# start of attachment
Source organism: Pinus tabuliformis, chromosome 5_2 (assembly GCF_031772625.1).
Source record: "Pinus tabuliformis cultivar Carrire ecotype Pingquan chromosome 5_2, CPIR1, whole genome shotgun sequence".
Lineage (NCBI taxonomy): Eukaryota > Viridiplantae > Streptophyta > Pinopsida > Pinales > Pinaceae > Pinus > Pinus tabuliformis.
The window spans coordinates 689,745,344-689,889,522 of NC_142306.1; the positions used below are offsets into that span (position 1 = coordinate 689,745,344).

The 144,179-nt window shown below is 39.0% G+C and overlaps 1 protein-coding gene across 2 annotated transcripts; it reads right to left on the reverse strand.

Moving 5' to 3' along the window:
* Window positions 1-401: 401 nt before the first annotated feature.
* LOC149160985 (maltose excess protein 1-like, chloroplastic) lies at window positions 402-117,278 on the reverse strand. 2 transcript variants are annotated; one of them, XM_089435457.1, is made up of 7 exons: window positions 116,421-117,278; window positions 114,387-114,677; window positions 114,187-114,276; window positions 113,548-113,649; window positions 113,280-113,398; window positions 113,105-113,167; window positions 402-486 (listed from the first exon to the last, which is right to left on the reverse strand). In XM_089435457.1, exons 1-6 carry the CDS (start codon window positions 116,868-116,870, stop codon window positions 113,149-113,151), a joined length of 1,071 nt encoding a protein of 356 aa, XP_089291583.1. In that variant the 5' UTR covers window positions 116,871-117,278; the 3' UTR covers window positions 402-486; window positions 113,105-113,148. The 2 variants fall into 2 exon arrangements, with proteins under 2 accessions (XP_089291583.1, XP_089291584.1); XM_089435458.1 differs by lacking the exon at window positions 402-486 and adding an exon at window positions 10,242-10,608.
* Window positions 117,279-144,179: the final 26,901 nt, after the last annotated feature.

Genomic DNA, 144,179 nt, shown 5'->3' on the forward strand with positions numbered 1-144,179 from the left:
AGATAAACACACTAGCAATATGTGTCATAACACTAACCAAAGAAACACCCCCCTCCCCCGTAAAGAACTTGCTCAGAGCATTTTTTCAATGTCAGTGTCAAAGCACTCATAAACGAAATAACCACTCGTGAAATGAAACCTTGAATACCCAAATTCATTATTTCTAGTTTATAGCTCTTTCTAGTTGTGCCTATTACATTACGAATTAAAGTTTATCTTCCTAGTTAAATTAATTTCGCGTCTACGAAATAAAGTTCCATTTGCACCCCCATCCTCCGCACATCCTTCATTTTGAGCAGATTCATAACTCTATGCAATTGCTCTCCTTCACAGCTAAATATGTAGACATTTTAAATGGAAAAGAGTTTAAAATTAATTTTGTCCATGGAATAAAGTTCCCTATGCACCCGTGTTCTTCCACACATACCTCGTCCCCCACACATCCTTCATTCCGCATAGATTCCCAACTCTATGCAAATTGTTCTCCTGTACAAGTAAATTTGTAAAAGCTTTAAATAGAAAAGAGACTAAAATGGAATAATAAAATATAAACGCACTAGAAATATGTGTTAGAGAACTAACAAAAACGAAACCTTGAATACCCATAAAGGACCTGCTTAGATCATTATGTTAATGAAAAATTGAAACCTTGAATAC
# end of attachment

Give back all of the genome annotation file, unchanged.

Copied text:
Source organism: Pinus tabuliformis, chromosome 5_2 (assembly GCF_031772625.1).
Source record: "Pinus tabuliformis cultivar Carrire ecotype Pingquan chromosome 5_2, CPIR1, whole genome shotgun sequence".
Lineage (NCBI taxonomy): Eukaryota > Viridiplantae > Streptophyta > Pinopsida > Pinales > Pinaceae > Pinus > Pinus tabuliformis.
The window spans coordinates 689,745,344-689,889,522 of NC_142306.1; the positions used below are offsets into that span (position 1 = coordinate 689,745,344).

The 144,179-nt window shown below is 39.0% G+C and overlaps 1 protein-coding gene across 2 annotated transcripts; it reads right to left on the reverse strand.

Moving 5' to 3' along the window:
* Window positions 1-401: 401 nt before the first annotated feature.
* LOC149160985 (maltose excess protein 1-like, chloroplastic) lies at window positions 402-117,278 on the reverse strand. 2 transcript variants are annotated; one of them, XM_089435457.1, is made up of 7 exons: window positions 116,421-117,278; window positions 114,387-114,677; window positions 114,187-114,276; window positions 113,548-113,649; window positions 113,280-113,398; window positions 113,105-113,167; window positions 402-486 (listed from the first exon to the last, which is right to left on the reverse strand). In XM_089435457.1, exons 1-6 carry the CDS (start codon window positions 116,868-116,870, stop codon window positions 113,149-113,151), a joined length of 1,071 nt encoding a protein of 356 aa, XP_089291583.1. In that variant the 5' UTR covers window positions 116,871-117,278; the 3' UTR covers window positions 402-486; window positions 113,105-113,148. The 2 variants fall into 2 exon arrangements, with proteins under 2 accessions (XP_089291583.1, XP_089291584.1); XM_089435458.1 differs by lacking the exon at window positions 402-486 and adding an exon at window positions 10,242-10,608.
* Window positions 117,279-144,179: the final 26,901 nt, after the last annotated feature.

Genomic DNA, 144,179 nt, shown 5'->3' on the forward strand with positions numbered 1-144,179 from the left:
AGATAAACACACTAGCAATATGTGTCATAACACTAACCAAAGAAACACCCCCCTCCCCCGTAAAGAACTTGCTCAGAGCATTTTTTCAATGTCAGTGTCAAAGCACTCATAAACGAAATAACCACTCGTGAAATGAAACCTTGAATACCCAAATTCATTATTTCTAGTTTATAGCTCTTTCTAGTTGTGCCTATTACATTACGAATTAAAGTTTATCTTCCTAGTTAAATTAATTTCGCGTCTACGAAATAAAGTTCCATTTGCACCCCCATCCTCCGCACATCCTTCATTTTGAGCAGATTCATAACTCTATGCAATTGCTCTCCTTCACAGCTAAATATGTAGACATTTTAAATGGAAAAGAGTTTAAAATTAATTTTGTCCATGGAATAAAGTTCCCTATGCACCCGTGTTCTTCCACACATACCTCGTCCCCCACACATCCTTCATTCCGCATAGATTCCCAACTCTATGCAAATTGTTCTCCTGTACAAGTAAATTTGTAAAAGCTTTAAATAGAAAAGAGACTAAAATGGAATAATAAAATATAAACGCACTAGAAATATGTGTTAGAGAACTAACAAAAACGAAACCTTGAATACCCATAAAGGACCTGCTTAGATCATTATGTTAATGAAAAATTGAAACCTTGAATAC